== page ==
The Fuji offers dual SD card slots, but the Nikon uses just one XQD slot.

Image quality:

Both these cameras are capable of producing stills with professional-level image quality. The Z 6 has a maximum image size of 6048 x 4024 pixels, while the X-H1 trails just marginally behind with a max image size of 6000 x 4000 pixels, so both cameras will easily be able to produce prints up to A3 in size or allow for some cropping without overly compromising quality.

Both cameras also allow photographers to choose to shoot in JPEG or RAW file formats, with the RAW files obviously allowing for more tolerance when edited in software such as Adobe Lightroom. One big difference is the sensitivity levels of the sensors, as the Nikon offers a ISO range of ISO 100 to 51200, while the Fuji lags behind, offering a native ISO if 100-12800. That said, with ISO 12800 to hand, the Fuji should still allow photographers to capture good images when greeted with low light shooting situations.

 Fuji X-H1Nikon Z6
Price$ 1,289.00 
AF points325273
Burst rate14 FPS12 FPS
4K video  


While both cameras have plenty to offer stills photographers, the Z6 and X-H1 could well find themselves a home in a videographers bag, too. Both cameras can offer ultra high-quality 4K video up to 30p, along with Full HD at 60p and a Full HD fast frame rate of 120p to allow videographers to capture epic slow motion sequences. While both cameras include an external microphone port so enhanced audio can be recorded, only the Nikon offers a headphone port so this audio can also be monitored.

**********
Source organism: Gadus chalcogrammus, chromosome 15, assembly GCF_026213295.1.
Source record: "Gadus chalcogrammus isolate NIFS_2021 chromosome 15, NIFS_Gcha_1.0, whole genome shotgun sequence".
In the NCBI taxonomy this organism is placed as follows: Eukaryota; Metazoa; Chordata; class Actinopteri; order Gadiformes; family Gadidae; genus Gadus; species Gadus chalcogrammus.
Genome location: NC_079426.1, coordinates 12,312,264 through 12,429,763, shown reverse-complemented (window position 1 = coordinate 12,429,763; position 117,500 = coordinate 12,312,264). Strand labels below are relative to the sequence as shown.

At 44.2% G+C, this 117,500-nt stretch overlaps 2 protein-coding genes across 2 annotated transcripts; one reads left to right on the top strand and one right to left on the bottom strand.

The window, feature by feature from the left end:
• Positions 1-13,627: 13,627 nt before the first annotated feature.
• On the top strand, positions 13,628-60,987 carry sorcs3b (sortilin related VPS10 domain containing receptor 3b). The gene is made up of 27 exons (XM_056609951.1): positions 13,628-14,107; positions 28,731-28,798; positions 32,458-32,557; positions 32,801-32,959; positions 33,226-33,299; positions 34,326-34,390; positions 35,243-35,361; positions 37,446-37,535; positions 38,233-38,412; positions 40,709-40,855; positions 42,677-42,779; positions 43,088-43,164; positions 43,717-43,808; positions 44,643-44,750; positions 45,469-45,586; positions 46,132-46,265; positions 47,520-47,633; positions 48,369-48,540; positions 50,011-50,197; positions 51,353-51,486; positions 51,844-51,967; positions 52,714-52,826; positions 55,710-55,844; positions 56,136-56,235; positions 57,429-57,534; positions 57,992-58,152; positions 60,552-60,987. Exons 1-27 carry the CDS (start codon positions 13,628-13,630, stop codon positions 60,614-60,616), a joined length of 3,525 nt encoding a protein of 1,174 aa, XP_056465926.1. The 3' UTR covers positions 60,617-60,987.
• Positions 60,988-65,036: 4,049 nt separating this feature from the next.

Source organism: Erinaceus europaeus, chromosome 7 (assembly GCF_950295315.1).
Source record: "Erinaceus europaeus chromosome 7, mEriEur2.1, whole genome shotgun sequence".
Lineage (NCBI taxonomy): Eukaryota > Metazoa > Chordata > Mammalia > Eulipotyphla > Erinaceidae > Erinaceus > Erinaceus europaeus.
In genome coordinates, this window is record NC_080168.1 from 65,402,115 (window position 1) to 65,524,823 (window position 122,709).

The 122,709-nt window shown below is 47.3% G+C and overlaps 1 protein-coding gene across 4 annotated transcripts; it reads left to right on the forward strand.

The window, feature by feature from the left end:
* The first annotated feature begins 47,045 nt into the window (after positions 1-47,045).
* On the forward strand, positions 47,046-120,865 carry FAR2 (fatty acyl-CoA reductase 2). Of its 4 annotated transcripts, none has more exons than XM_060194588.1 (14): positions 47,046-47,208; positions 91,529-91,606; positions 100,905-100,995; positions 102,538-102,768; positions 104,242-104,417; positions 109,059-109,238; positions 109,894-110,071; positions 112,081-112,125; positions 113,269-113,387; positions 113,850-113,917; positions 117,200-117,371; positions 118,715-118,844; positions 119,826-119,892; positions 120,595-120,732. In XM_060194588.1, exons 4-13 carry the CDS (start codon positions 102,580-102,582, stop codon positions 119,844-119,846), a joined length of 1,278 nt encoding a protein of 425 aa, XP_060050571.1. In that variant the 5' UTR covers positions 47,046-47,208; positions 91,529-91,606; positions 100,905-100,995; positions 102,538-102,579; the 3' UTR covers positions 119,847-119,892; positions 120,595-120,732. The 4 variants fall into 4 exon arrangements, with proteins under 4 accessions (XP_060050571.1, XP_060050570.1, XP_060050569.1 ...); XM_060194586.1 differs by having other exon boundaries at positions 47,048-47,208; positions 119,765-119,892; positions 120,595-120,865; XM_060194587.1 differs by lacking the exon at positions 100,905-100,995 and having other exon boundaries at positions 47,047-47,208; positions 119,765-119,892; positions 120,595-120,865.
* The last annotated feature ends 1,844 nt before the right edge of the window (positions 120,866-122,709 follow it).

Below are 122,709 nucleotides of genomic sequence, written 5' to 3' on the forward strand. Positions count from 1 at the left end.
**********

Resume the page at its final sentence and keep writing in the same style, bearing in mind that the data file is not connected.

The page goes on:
However, there are mics on the market that come with this port so X-H1 users could easily find a work around to this issue. Each brand has also included it’s video profile (F-Log for Fuji, N-Log for Nikon), which will enable videographers to get more out of the footage when used in post processing.

Both cameras offer top plate LCD panels.

Additional features and verdict:

Despite one camera using an APS-C sensor and the other being full-frame, both these models share many features and are likely to come onto the radar for photographers seeking a lightweight mirrorless that is portable and can shoot video They share the same resolution, the same weight and roughly the same dimensions, more or less the same video specifications and battery capacity.

However, there should still be enough differences between the cameras to make an informed buying decision. The X-H1 is faster and has more autofocus points and, at present, more lens choice (discounting F-mount lenses used via the adapter). Meanwhile, the Z6 has the edge on video thanks to the headphone port and also LCD size and ISO range. Both cameras are weather sealed and feature decent connectivity features including Wi-Fi and Bluetooth. The Fuji styling is retro chic, the Nikon styling is functional and discreet.

The X-H1 makes use of Fuji’s acclaimed sensor technology.

With such closely matched specs, it worth reverting to the price and, at the moment, the Z6 is still the more expensive camera, which may be enough to sway photographers who aren’t tied down to an existing camera system to plump for the Fuji. That said, thanks to the adapter, existing Nikon users are more likely to jump straight to the Z6 due to the familiarity of the Menu system and the ability to utilise that F-mount glass. Both these cameras are excellent mirrorless models with plenty of cutting-edge features and enough weather-sealing and pro features to keep full-time image-makers happy.